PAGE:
Posh and All That (Cafe Society review)
Cafe Society was a New York city nightclub opened in the late 1930s in the midst of Greenwich Village. It featured mostly African American talent and was intentionally set up to challenge the ideals of the rich club goers of that era.
It was set up as a place for political events, fundraisers and considered to be a staple of liberal ideals. But what about the movie that took it’s name?
Cafe Society (2016)
Cast: Jesse Eisenberg, Kristen Stewart, Steve Carell, Blake Lively
released on blu-ray October 18, 2016
Rotten Tomatoes: 69%, Audience Score 62%
The Guardian: ***/*****
Ah Woody Allen. An American actor, comedian, film director, and sometimes theatre director. He’s eighty years old and has been making movies for fifty years. Just consider that for a second, fifty years worth of movies and forty-eight turns at directing. And I think I’ve seen somewhere between ten to fifteen of them all by myself.
Cafe Society is his most recent foray into the world of film and ironically or not, it’s a movie about the film industry.
Set in 1930’s Hollywood, we are quickly introduced to Phil Stern (Steve Carell) one of the most prominent agents in the business. At a party he takes a phone call from his sister Rose (Jeannie Berlin), who tells him that her son is moving to LA from New York and that he wants to find a job working with Phil.
Bobby Dorfman (Jesse Eisenberg) lives with his family in town, and is the youngest of his two siblings. His sister Evelyn (Sari Lennick) is a schoolteacher who is married to intellectual Leonard (Stephen Kunken), while brother Ben (Corey Stoll) is a renowned and murderous gangster. The family turns a huge blind eye to Ben’s criminal proclivities.
When Bobby initially arrives in town, he attempts to make an appointment on several occasions but is completely ignored by his uncle for several weeks before Phil finally decides to see him. When they do discuss the possibility of a job, it resolves with Phil deciding to get his nephew in with some pseudo-bullshit type arrangement. He then asks another secretary of his, Vonnie (Kristen Stewart) to show Bobby around town.
Of course Bobby is instantly smitten with Vonnie, but when he asks her out, she tells him she is dating a journalist named Doug. We later learn that Doug is in fact a codename for Phil, and that Vonnie is having an affair with Phil behind his wife’s back. Phil claims to love Vonnie, but is unable to leave his wife, and breaks it off with her at the one year mark, just as Vonnie has given a letter from Rudolph Valentino to him. When Vonnie confides the breakup story to Bobby she leaves out no detail, with the exception of Phil’s false identity.
Bobby and Vonnie slowly begin a romance, and Bobby plans for them to leave to New York and get married.
At this point Phil decides to leave his wife and confides in Bobby that his mistress even gave him a letter from Rudolph Valentino. Once Bobby pieces it all together, he confronts Vonnie, and she decides to leave him and instead marry Phil.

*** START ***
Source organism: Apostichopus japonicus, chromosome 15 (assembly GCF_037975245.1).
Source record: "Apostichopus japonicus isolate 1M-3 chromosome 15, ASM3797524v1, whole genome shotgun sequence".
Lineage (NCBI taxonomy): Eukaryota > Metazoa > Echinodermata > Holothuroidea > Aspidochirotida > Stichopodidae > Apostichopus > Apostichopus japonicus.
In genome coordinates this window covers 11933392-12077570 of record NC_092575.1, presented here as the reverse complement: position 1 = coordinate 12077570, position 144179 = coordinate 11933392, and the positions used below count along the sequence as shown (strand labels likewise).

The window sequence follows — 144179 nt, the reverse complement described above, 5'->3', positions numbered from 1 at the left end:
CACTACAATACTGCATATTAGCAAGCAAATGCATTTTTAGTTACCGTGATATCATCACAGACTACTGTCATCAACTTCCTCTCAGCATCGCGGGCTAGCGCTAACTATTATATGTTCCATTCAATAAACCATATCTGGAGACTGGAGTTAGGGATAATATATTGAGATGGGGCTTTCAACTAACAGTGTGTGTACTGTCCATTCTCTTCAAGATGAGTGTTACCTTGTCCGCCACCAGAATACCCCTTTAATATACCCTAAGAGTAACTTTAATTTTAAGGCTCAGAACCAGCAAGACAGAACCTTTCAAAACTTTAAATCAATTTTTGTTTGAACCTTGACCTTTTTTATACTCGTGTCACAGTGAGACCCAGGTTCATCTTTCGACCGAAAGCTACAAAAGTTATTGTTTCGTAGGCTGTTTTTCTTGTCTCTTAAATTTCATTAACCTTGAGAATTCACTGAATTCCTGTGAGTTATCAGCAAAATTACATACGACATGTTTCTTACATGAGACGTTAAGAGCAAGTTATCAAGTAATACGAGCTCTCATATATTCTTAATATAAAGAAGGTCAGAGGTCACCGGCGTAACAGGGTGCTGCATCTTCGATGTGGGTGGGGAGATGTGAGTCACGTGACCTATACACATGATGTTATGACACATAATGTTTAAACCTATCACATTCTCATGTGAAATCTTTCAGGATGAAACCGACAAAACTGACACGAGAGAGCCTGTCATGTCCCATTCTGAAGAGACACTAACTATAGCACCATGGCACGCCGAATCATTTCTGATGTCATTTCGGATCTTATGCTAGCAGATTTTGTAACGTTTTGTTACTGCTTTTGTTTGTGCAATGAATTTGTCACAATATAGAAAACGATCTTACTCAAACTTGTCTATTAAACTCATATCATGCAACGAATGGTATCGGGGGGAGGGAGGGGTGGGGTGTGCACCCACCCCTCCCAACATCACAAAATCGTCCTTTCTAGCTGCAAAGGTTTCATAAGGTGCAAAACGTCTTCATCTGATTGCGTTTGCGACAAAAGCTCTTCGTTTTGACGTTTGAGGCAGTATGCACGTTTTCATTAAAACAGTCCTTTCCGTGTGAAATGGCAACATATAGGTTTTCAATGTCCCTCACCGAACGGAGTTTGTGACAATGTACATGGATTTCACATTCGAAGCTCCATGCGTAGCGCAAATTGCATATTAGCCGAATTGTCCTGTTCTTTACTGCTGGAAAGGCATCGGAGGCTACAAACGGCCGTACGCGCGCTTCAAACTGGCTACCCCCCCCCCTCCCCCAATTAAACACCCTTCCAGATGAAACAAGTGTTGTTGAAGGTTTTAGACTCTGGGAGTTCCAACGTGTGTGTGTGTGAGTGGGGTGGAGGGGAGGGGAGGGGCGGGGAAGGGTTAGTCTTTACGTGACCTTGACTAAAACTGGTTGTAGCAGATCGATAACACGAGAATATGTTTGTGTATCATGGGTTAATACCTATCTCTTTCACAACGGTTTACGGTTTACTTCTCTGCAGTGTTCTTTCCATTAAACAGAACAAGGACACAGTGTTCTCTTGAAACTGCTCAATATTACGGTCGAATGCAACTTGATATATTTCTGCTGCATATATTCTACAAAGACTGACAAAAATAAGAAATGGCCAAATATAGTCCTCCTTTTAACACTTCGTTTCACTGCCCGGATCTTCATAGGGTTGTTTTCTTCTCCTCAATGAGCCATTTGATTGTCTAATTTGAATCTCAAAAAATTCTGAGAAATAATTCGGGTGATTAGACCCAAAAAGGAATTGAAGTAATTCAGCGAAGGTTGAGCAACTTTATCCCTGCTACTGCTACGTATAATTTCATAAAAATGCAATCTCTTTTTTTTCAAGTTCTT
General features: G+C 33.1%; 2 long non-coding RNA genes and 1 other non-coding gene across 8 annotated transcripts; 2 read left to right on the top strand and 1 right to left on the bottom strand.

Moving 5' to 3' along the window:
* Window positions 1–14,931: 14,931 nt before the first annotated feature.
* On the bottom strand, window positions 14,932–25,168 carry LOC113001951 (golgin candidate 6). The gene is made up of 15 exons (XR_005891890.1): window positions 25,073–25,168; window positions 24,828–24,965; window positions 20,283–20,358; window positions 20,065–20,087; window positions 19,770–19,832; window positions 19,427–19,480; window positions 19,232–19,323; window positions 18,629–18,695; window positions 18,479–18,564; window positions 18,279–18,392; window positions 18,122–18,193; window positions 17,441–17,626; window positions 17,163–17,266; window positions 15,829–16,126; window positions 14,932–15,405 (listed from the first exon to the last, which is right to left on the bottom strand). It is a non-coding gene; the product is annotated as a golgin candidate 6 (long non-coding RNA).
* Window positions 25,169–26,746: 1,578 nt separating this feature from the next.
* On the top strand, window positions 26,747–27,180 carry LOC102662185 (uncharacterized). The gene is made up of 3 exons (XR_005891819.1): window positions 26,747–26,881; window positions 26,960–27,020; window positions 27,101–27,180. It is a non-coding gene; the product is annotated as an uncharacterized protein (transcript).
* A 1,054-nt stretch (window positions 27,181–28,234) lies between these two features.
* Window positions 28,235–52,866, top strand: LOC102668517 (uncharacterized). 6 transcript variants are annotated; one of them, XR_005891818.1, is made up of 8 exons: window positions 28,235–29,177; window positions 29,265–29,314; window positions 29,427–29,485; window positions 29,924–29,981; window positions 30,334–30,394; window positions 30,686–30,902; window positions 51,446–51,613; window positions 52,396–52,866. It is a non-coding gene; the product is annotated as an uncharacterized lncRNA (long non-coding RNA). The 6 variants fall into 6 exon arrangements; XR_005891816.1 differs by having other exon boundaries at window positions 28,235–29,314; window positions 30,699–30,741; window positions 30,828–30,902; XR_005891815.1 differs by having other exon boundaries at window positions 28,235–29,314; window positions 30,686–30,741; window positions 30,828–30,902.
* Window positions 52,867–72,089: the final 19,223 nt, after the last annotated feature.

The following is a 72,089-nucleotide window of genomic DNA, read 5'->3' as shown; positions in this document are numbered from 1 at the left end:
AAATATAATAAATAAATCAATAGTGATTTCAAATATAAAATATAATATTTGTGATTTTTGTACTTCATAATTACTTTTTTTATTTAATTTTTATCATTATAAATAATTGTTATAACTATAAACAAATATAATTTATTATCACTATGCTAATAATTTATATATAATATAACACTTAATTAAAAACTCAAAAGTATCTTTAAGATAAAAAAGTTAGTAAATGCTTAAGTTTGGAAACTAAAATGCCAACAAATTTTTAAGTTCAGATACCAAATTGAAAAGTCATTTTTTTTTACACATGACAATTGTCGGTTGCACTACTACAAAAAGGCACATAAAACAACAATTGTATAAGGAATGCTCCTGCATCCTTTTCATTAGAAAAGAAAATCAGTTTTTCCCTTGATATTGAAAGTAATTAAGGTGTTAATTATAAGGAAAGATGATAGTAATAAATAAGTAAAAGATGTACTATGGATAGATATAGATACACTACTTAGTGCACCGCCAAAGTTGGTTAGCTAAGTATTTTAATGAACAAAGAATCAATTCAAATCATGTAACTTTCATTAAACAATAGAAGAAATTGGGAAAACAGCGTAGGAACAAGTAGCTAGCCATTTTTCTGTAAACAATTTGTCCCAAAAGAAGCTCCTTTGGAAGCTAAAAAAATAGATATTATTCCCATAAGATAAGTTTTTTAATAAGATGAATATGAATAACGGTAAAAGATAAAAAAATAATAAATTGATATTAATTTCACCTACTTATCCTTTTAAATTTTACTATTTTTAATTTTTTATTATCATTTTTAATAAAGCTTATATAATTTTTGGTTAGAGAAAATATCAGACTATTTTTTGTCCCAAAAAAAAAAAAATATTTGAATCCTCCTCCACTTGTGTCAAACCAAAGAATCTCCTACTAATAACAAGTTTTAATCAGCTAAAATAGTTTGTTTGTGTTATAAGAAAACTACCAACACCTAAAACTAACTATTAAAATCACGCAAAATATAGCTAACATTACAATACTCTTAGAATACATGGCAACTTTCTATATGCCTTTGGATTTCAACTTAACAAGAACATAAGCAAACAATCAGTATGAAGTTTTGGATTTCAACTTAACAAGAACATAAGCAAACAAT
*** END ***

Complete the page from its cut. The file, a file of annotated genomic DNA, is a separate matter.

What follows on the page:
Years later, Bobby is a successful nightclub owner, which is a front for his brother Ben’s criminal activities. Bobby meets and marries Veronica Hayes (Blake Lively). And things continue on positively, until one day Phil and Vonnie come to town.
But that’s all I’ll say about that.
Pros: Kristen Stewart delivers as Vonnie, the set pieces and cinematography are gorgeous, and though the story is somewhat stale and obvious, that’s not to say it isn’t entertaining.
Cons: At many points that film feels like an autobiography of Woody Allen as portrayed by Jesse Eisenberg. The self-indulgence is ever present and the drama can’t seem to find a way to properly raise the stakes
Runtime: 1 hour 36 minutes
Points of Interest: This is the first digitally captured Woody Allen movie ever. And it’s the first time Woody Allen has narrated a movie since 1987’s Radio Days.
It all feels all too familiar, Allen draws on his hometown experiences, referencing the perspective of a New Yorker, covering off the challenges of being Jewish, reflecting on the plight of the neurotic, and even addressing the facade that is Hollywood film culture. Cafe Society appealed to the artist in me, and I’ve said it before, but I’m a sucker for Woody Allen’s introspective nature. Is it for everyone? No. But it is entertaining enough for most.
Cafe Society the movie never quite reaches the same aspirations as the club on which it was based – it asks questions, and considers it’s timeframe, but it is a story driven by emotions and nostalgia for an aesthetic. It never reaches a place of self-awareness, effacement or even acknowledgement. But dammit if it isn’t full of beautiful people and places. This really is an excellent role for Kristen Stewart, and if you like Woody Allen, even when he’s lazy, you’ll drink from this cup.